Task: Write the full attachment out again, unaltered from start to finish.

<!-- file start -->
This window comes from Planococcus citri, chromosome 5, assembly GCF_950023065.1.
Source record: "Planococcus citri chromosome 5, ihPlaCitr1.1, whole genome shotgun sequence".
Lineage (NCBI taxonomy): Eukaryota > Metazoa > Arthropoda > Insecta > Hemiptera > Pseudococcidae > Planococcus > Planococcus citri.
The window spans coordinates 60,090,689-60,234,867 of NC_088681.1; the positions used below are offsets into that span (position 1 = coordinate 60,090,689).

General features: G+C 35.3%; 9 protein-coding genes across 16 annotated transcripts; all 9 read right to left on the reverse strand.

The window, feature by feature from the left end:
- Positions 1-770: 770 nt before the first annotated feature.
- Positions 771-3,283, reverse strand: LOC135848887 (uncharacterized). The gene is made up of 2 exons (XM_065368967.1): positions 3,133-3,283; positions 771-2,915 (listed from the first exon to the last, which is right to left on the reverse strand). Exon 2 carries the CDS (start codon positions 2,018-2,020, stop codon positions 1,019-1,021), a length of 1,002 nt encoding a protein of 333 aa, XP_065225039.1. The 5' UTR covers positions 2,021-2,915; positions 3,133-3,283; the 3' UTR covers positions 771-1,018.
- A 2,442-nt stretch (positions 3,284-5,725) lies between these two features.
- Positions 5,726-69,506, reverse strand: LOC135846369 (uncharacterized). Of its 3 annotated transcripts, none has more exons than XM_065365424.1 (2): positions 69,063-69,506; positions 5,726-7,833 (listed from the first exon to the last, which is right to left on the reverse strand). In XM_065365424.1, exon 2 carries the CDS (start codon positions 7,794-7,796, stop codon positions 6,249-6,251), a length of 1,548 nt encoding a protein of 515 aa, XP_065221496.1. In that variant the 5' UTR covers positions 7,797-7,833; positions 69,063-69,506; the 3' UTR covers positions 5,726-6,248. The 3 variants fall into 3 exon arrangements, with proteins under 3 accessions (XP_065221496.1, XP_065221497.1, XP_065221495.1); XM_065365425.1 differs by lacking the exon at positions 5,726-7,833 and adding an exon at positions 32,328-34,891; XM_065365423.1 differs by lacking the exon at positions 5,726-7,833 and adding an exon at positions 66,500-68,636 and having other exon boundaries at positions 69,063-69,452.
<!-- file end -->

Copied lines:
This window comes from Planococcus citri, chromosome 5, assembly GCF_950023065.1.
Source record: "Planococcus citri chromosome 5, ihPlaCitr1.1, whole genome shotgun sequence".
Lineage (NCBI taxonomy): Eukaryota > Metazoa > Arthropoda > Insecta > Hemiptera > Pseudococcidae > Planococcus > Planococcus citri.
The window spans coordinates 60,090,689-60,234,867 of NC_088681.1; the positions used below are offsets into that span (position 1 = coordinate 60,090,689).

General features: G+C 35.3%; 9 protein-coding genes across 16 annotated transcripts; all 9 read right to left on the reverse strand.

The window, feature by feature from the left end:
- Positions 1-770: 770 nt before the first annotated feature.
- Positions 771-3,283, reverse strand: LOC135848887 (uncharacterized). The gene is made up of 2 exons (XM_065368967.1): positions 3,133-3,283; positions 771-2,915 (listed from the first exon to the last, which is right to left on the reverse strand). Exon 2 carries the CDS (start codon positions 2,018-2,020, stop codon positions 1,019-1,021), a length of 1,002 nt encoding a protein of 333 aa, XP_065225039.1. The 5' UTR covers positions 2,021-2,915; positions 3,133-3,283; the 3' UTR covers positions 771-1,018.
- A 2,442-nt stretch (positions 3,284-5,725) lies between these two features.
- Positions 5,726-69,506, reverse strand: LOC135846369 (uncharacterized). Of its 3 annotated transcripts, none has more exons than XM_065365424.1 (2): positions 69,063-69,506; positions 5,726-7,833 (listed from the first exon to the last, which is right to left on the reverse strand). In XM_065365424.1, exon 2 carries the CDS (start codon positions 7,794-7,796, stop codon positions 6,249-6,251), a length of 1,548 nt encoding a protein of 515 aa, XP_065221496.1. In that variant the 5' UTR covers positions 7,797-7,833; positions 69,063-69,506; the 3' UTR covers positions 5,726-6,248. The 3 variants fall into 3 exon arrangements, with proteins under 3 accessions (XP_065221496.1, XP_065221497.1, XP_065221495.1); XM_065365425.1 differs by lacking the exon at positions 5,726-7,833 and adding an exon at positions 32,328-34,891; XM_065365423.1 differs by lacking the exon at positions 5,726-7,833 and adding an exon at positions 66,500-68,636 and having other exon boundaries at positions 69,063-69,452.